Though dogs do love to eat meat and do need some in their diet, the modern canine will eat pretty much anything his owner puts in front of him.

The wolf’s digestive system is entirely different to the modern dog’s. The wolf is capable of easily breaking down raw meats. In addition to this, because of the wolf’s environment, its system is designed to go long periods of time without any food if necessary. The nutrients obtained through their nutrition are also processed more rapidly.

Though wolves will eat plant matter if necessary, their preference is to eat meat. The wolf is also capable of eating a much larger volume than the modern dog. They are aware that it could be a long time between meals, so it is best to eat their fill when the food is readily available. Experts claim that the wolf’s stomach can handle between 10 to 20 pounds of food in one sitting. The modern dog eats only a small fraction of that and easily reaches complete satisfaction.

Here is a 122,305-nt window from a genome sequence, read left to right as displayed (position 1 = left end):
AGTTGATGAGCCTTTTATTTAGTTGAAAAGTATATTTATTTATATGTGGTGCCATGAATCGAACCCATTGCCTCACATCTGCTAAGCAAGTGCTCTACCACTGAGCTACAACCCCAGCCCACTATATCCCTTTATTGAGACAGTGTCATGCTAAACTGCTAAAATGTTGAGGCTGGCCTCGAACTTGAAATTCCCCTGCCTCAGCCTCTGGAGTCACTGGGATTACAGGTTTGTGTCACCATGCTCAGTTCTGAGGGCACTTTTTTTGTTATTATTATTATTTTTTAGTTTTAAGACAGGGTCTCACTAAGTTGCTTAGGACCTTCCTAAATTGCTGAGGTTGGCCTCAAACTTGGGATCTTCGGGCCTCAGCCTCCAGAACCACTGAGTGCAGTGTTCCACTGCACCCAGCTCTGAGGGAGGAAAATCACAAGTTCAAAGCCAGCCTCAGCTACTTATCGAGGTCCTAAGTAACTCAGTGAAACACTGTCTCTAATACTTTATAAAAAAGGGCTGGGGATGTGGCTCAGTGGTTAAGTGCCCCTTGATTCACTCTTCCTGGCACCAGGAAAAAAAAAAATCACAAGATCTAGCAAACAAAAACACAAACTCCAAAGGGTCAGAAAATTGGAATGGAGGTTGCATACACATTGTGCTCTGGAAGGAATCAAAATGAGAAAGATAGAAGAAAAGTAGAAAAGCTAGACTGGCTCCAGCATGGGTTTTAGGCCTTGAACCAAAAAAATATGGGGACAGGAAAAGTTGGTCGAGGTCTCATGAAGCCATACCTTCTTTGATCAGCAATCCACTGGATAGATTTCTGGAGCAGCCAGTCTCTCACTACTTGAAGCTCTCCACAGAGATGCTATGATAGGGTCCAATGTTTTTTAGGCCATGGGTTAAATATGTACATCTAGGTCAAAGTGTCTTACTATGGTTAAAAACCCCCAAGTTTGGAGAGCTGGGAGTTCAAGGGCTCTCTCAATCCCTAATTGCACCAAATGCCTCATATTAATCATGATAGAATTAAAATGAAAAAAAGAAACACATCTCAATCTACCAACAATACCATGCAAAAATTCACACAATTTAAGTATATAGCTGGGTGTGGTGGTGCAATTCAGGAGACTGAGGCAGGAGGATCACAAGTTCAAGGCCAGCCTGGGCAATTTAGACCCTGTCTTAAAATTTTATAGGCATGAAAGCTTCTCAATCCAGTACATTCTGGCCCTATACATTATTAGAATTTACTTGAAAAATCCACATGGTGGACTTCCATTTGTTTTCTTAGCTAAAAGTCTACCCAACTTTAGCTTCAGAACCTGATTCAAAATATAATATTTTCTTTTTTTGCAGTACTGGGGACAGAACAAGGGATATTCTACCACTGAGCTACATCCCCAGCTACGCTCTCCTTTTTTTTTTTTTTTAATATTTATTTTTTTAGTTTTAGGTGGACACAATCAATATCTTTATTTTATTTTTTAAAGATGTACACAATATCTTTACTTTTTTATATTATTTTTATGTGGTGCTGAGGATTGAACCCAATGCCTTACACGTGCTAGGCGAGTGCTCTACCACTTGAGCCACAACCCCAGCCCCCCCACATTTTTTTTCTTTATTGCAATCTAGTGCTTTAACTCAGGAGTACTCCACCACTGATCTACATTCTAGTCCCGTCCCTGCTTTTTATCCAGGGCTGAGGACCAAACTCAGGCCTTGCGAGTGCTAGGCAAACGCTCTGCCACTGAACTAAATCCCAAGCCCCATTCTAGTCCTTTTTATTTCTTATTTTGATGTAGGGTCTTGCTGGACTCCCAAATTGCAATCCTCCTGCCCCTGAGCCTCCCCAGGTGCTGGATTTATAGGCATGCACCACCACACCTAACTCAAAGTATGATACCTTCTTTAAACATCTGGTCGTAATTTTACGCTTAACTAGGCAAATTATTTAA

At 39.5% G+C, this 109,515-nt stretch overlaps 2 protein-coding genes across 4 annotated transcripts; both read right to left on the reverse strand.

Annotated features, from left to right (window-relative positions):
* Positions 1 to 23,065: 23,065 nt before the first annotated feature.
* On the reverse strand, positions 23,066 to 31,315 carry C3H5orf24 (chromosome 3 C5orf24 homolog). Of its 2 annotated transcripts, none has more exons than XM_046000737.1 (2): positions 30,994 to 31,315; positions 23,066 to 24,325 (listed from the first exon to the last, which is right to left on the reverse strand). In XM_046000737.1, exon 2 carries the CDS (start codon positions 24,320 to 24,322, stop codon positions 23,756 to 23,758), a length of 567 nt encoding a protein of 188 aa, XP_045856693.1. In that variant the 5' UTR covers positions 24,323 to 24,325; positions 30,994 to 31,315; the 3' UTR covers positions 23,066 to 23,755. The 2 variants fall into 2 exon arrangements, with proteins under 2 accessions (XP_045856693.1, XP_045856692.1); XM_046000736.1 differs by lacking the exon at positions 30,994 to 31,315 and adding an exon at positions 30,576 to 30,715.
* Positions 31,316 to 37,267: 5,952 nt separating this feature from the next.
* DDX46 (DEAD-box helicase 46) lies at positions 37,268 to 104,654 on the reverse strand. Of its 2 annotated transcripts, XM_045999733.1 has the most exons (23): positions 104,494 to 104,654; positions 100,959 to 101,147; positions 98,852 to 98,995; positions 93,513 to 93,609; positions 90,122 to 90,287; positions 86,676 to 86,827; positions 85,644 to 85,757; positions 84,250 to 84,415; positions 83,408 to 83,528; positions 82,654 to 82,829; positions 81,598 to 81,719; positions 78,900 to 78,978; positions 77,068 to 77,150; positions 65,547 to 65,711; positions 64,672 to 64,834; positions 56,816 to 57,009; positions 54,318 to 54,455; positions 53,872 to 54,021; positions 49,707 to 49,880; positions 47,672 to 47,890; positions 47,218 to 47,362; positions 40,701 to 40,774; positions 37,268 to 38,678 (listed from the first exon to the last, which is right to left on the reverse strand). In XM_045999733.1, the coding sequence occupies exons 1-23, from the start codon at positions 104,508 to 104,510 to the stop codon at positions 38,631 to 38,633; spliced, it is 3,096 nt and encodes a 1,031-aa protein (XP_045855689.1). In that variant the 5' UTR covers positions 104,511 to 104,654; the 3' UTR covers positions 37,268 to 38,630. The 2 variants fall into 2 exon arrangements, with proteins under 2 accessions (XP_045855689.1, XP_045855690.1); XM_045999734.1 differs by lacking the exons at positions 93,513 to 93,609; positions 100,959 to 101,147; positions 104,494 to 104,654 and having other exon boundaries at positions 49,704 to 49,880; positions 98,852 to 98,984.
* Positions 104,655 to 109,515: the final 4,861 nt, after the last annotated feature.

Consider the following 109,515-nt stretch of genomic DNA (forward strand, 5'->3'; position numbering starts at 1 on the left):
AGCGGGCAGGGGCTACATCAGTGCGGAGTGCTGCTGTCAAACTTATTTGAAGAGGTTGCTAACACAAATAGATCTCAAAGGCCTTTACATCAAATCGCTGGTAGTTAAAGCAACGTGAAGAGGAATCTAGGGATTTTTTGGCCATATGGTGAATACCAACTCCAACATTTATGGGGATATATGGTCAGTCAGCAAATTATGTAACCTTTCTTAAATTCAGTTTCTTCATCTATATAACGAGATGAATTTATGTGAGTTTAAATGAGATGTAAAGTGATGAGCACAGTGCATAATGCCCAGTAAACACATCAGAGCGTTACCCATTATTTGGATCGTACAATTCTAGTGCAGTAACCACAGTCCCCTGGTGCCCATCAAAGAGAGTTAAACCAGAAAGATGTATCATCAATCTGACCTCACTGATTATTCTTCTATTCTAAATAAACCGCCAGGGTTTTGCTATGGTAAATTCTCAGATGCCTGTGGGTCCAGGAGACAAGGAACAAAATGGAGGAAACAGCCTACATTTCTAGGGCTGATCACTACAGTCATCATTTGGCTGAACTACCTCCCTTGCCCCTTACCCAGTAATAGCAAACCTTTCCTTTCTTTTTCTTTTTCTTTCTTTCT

• Wolves and dogs have different personalities

Though many people fear wolves, wolves are not aggressive by nature. In fact, they are well renowned for being quite shy. Their natural reaction is to steer clear of people entirely. A wolf will only respond aggressively if feeling threatened and without any other means of escape.

Are there differences between the wolf and the modern dog? Though 99 percent of their DNA may be the same, there is much difference lying in that remaining 1 percent. The modern dog is the descendant of the wolf but in many ways is very much a different creature altogether.